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Carole Radziwill on Being The Real Housewives of New York’s Resident Politico

In 1986, long before Bravo’s Real Housewives franchise, Carole Radziwill started her career as an intern at ABC News. Soon after that, she became a reporter for Peter Jennings’s documentary unit, a gig that led her from a shoe-box studio on York Avenue (“I lived on Cup O’Noodles and hard-boiled eggs”) to Cambodia, Haiti, and India, where she covered American foreign policy.

Stationed in Israel in 1991, she reported on the Gulf War, specifically SCUD missile patrol. In 2003, during the war in Afghanistan, Radziwill spent six weeks in Kandahar with an infantry unit of the 101st Airborne Division. Throughout her often-perilous reportage, she’s racked up quite the trophy collection — including three Emmys, a Peabody, a Robert F. Kennedy Humanitarian Award, and a GLAAD Award. Her late husband, Anthony Radziwill, passed away from cancer in 1999, less than a month after the death of their cousins and closest friends, JFK Jr. and Carolyn Bessette. In 2000, Radziwill left ABC News to write a best-selling memoir, What Remains: A Memoir of Faith, Friendship, and Love.

Now more than a decade has passed, and after a distinguished career in hard news, Radziwill finds herself heading into her fifth season of Bravo’s Real Housewives of New York, which premieres its ninth season tonight. The show’s Manhattan installment has never lacked for drama (see Aviva Drescher’s projectile prosthetic), but season nine, filmed during campaign season, puts Radziwill’s electoral neuroses front and center. Bravo’s resident politico caught up with Vulture to talk Housewives season nine, her ballsy Twitter account, and how Trump is using the reality-star playbook as president.

I saw the trailer for season nine where Bethenny says to you, “It’s all you talk about 24 hours a day, you’ve got to stop.” I assume she’s talking about the election?
I couldn’t talk about anything else. Nothing else seemed as important or interesting to discuss. I’m sure production might’ve wanted me to ease up, but they’ve always been straight up about it being reality, and that was my reality. We start filming in October, so we were three weeks out from one of the biggest elections in my lifetime, if not ever. So it’s not scripted. It was really what we were talking about in these five months that we filmed of our lives. In the next couple episodes you’ll see I go door-to-door canvassing in Pennsylvania with my mom. At that time I was working with a Get out the Vote project. I think the only people in the country who weren’t talking about the election were the six other women on the show.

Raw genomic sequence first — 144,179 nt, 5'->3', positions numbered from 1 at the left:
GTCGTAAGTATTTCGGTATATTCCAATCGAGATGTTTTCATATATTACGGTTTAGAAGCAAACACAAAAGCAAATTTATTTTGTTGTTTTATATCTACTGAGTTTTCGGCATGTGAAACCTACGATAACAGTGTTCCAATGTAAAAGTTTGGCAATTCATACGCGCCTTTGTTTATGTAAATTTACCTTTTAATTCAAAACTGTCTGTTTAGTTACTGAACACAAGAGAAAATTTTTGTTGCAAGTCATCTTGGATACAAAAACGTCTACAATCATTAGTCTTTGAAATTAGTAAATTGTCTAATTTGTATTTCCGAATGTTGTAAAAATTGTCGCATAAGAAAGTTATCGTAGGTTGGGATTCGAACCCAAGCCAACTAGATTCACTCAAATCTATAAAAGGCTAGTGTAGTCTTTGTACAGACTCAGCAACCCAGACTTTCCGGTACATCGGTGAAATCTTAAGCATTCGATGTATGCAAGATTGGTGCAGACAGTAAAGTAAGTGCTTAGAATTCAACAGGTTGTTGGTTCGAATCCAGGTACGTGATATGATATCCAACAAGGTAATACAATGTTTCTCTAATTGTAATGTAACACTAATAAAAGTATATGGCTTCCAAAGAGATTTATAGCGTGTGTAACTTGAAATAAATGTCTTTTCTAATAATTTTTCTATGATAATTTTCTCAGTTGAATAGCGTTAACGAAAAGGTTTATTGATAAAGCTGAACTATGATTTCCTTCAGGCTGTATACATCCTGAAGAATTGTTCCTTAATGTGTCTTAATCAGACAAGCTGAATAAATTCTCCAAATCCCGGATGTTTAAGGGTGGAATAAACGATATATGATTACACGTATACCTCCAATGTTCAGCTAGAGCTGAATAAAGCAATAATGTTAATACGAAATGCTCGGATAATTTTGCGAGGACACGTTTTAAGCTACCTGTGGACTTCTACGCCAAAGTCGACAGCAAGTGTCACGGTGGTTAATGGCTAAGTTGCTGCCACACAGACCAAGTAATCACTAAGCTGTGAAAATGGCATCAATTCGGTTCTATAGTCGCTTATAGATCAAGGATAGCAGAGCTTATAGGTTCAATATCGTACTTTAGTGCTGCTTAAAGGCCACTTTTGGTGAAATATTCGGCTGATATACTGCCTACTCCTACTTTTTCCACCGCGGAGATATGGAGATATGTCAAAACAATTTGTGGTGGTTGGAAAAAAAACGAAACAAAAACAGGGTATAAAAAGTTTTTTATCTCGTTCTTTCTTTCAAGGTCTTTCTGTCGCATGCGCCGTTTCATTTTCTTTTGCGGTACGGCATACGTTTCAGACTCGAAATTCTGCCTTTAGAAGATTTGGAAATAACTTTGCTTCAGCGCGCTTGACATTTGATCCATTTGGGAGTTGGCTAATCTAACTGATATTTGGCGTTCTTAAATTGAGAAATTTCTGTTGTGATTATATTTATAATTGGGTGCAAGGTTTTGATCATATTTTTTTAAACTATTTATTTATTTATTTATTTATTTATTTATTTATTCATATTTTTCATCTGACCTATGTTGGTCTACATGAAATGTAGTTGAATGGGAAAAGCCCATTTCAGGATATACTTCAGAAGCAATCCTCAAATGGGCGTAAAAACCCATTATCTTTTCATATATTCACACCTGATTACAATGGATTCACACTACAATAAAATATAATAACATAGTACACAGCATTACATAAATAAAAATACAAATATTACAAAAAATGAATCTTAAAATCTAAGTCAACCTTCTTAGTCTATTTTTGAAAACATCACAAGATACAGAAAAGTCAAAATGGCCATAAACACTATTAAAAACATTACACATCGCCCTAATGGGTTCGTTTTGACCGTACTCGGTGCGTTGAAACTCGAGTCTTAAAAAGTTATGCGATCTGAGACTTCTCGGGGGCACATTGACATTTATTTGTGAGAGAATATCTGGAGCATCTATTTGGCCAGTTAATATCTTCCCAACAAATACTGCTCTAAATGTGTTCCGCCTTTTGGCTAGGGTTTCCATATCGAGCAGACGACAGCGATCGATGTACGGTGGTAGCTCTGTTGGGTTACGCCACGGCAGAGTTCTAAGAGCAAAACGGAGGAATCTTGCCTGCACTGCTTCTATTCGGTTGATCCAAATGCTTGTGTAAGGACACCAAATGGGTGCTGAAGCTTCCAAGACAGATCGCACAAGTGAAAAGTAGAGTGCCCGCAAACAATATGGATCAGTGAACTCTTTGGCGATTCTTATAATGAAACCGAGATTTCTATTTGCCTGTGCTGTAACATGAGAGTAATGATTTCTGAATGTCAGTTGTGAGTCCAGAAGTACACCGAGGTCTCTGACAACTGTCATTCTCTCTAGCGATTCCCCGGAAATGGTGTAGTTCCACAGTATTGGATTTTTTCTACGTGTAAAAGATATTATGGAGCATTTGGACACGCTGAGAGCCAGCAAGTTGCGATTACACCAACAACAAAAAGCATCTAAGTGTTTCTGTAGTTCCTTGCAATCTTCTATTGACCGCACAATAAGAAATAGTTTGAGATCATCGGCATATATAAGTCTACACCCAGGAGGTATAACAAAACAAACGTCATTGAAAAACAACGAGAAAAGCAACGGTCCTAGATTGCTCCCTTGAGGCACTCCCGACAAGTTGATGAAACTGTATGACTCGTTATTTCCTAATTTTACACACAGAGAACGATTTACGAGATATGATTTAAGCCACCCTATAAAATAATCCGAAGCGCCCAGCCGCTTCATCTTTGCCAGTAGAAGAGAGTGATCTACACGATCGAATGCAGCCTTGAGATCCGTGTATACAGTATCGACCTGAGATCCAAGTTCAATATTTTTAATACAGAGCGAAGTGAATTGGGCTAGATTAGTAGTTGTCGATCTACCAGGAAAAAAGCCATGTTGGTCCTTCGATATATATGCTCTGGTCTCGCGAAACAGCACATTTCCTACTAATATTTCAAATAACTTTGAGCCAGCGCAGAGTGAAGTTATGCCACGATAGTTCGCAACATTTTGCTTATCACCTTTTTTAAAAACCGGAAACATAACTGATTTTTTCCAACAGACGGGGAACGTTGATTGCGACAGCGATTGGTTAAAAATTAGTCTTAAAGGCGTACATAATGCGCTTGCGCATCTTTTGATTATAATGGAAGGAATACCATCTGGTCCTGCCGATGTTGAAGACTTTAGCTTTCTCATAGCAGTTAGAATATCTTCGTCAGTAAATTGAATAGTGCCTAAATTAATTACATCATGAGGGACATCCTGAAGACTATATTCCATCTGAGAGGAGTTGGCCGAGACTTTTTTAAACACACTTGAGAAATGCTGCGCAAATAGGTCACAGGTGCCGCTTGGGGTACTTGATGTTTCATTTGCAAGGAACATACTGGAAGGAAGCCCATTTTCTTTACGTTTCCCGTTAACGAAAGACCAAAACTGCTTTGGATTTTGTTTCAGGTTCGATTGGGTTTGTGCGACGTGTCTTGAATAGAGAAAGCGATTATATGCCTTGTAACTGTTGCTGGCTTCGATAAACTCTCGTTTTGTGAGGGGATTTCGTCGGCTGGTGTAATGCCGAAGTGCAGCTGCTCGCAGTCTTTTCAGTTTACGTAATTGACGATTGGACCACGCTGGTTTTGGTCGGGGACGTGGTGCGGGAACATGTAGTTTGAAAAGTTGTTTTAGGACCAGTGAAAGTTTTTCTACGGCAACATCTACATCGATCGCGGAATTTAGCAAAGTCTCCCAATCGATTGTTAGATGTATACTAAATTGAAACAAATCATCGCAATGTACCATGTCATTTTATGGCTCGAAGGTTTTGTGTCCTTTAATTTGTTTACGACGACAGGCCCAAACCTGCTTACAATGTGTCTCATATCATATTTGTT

Do you agree with the criticism that reality-TV culture in this country led to, or made the climate ripe for, Trump’s presidency?
I don’t dispute that. They say we’re the most entertained and least informed country in the world, which seems to be true. We have a man in the Oval Office who’s never held public office, who’s a reality-show star. He’s a businessman, but I like businessmen that don’t file for bankruptcy six times and get bailed out by daddy when the going gets rough. There will be a lot of studies and theories about how reality TV played a part in this election. I think people are just used to that kind of bombast. He really is a great reality star. Recently with health care not going well and also the Russia hearings, what does he tweet out? This insanity accusing President Obama of a felony. This is right out of the reality-star playbook. When you’ve done something that you don’t want people to focus on, like maybe colluding with Russians to steal the election, just throw something else out to divert everyone’s attention and to completely obfuscate and confuse, which he does again and again.

I’m a big fan of your Twitter account. I was thrilled to see one of the Housewives be so brazenly critical of the administration.
I come from many years of covering politics and being in a newsroom where you absorb it all. I worked on the ’92 campaign for ABC. So it never crossed my mind when I started tweeting and trying to get the facts out to counter total bullshit coming out of the Trump campaign. I was watching that rally in Florida when he called on the Russians to hack into the DNC and Hillary’s emails and see what they could find. That is a treasonous act, so I’m thinking, “Okay, this guy’s disqualified himself.” And that’s not what happened. Not to mention calling on the Second Amendment people to take care of Hillary and threatening to lock up his political opponent. This is what happens in a banana republic, and this is what’s happening in front of my eyes. So you can imagine my mood when we started to film.

You started your career at ABC News, right?
Yeah, and just by osmosis, and certainly by covering elections and being in Washington interviewing senators and congressmen and political think-tank types, it’s just in your blood. I guess it’s very unusual for someone 20 years later to be a Housewife on a reality show. I don’t want to be that person on this show because they want to keep it light and bright and talk about cocktail parties and if Luann’s really going to get married. I don’t care about that.